The Maastricht Principles on the Human Rights of Future Generations were adopted in early 2023 and supported by almost sixty leading experts in legal and human rights from different parts of the world. The principles were officially launched in New York City on 13 July during the High Level Political Forum (HLPF) at an event hosted at the Church Center by Liberato Bautista, President of the Conference of Non-Governmental Organizations with Consultative Status at the UN and Assistant Secretary General for the United Nations and International Affairs of the General Board of the United Methodist Church.
During the event, organizations, experts and Member States emphasized the significance of the newly adopted Maastricht Principles. These principles recognize the human rights of future generations and are considered a breakthrough for both future generations and individuals currently fighting to safeguard our shared future.
The aim of the Maastricht Principles is to provide clarity on how international human rights law applies to future generations. They offer guidance to decision-makers on how to effectively incorporate the human rights of future generations into concrete laws, charters, and declarations, based on the legal framework developed over the past 70 years.
The Principles affirm that human rights, including the right to a clean, healthy, and sustainable environment, are not bound by time constraints. They fully apply to future generations.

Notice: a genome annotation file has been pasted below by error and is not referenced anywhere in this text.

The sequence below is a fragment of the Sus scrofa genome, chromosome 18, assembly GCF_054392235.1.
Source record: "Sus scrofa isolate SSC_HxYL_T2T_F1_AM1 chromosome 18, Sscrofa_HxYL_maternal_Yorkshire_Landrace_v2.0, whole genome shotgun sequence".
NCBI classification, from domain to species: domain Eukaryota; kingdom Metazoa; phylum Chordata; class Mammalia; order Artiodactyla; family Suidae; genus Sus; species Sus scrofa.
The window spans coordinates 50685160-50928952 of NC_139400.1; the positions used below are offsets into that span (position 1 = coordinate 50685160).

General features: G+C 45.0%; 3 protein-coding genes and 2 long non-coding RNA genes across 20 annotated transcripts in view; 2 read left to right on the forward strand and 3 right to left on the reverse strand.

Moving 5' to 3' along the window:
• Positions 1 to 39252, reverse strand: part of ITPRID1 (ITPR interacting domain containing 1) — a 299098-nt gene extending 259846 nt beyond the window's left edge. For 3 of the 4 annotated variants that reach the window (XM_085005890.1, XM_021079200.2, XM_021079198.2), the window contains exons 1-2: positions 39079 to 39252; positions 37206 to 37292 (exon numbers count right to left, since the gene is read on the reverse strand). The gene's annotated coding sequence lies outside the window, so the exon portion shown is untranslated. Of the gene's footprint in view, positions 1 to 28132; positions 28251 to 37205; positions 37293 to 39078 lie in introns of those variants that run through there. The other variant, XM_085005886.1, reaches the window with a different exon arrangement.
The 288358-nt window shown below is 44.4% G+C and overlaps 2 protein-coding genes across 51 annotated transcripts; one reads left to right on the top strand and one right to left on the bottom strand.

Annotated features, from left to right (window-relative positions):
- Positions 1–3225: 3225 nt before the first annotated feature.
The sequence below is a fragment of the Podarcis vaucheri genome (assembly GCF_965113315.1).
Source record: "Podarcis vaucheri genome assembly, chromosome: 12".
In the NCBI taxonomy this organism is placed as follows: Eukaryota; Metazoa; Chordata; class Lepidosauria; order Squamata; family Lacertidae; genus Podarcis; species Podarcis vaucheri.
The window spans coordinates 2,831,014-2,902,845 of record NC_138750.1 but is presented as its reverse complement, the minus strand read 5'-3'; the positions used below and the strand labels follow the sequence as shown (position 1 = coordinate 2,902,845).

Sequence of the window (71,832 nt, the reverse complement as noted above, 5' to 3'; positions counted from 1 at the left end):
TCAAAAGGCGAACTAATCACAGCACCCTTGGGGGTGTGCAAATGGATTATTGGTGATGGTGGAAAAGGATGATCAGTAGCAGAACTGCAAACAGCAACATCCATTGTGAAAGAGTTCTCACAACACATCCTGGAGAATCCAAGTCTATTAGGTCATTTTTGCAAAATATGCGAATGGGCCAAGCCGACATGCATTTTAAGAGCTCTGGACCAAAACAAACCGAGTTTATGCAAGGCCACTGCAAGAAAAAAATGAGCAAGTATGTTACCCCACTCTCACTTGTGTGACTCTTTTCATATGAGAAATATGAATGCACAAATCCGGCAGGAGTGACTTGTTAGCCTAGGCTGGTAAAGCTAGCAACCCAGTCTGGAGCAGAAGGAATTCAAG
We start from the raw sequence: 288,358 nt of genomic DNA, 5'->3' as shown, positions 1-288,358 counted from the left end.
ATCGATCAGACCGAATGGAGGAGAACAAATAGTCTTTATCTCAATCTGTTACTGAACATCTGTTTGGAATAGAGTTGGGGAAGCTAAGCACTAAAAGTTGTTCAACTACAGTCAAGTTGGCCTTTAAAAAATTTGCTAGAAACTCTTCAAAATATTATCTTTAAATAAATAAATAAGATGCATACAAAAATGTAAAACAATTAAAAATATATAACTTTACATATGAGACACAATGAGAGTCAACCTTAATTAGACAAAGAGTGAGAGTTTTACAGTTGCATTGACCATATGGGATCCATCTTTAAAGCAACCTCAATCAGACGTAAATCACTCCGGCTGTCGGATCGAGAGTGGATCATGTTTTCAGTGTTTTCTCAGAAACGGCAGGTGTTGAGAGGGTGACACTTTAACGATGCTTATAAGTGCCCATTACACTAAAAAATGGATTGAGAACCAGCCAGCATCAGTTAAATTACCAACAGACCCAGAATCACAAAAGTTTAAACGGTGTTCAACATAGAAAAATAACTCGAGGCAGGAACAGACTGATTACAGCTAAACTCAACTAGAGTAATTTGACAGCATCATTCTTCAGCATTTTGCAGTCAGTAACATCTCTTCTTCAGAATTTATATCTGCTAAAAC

Since 2017, a group of legal and human rights experts from around the world engaged in a six-year process to examine how human rights law applies to the human rights of future generations. This involved drawing from extensive legal research, international treaties, national constitutions, legislation, the knowledge of Indigenous Peoples from various continents, doctrines from major faith traditions representing the majority of the world’s population, and consultations with members of key social movements and over 200 experts specializing in diverse legal and philosophical disciplines. The outcome of this process is the Maastricht Principles on the Human Rights of Future Generations.
While the full impact of the Maastricht Principles will become evident over time, the previous principles in the Maastricht series (including the Maastricht Principles on Extraterritorial Obligations) have already played a transformative role in the legal landscape.
The Principles state that in order to protect future generations, we must first acknowledge that they are inherently covered by existing human rights law. Therefore, respecting, protecting, and upholding the rights of future generations is simply a matter of upholding the core principle of human rights law: equality and non-discrimination.
Certainly, these Principles resonate with the principles of Catholic theology and social teaching, which hold that life and the earth are gifts from God and that humans are co-creators and stewards of the earth and all its inhabitants. As Vincentians, we will hope that intergenerational solidarity and the common good will be enhanced by the implementation of the Maastricht Principles on the Human Rights of Future Generations and that they will influence national and regional international governance processes, decision-making, standard-setting and jurisprudence, as well as promote social mobilization to advance the human rights of future generations, leading to a world we want!
For more information about the Principles, please visit: https://www.rightsoffuturegenerations.org/the-principles
MaryAnn Dantuono, International Association of Charities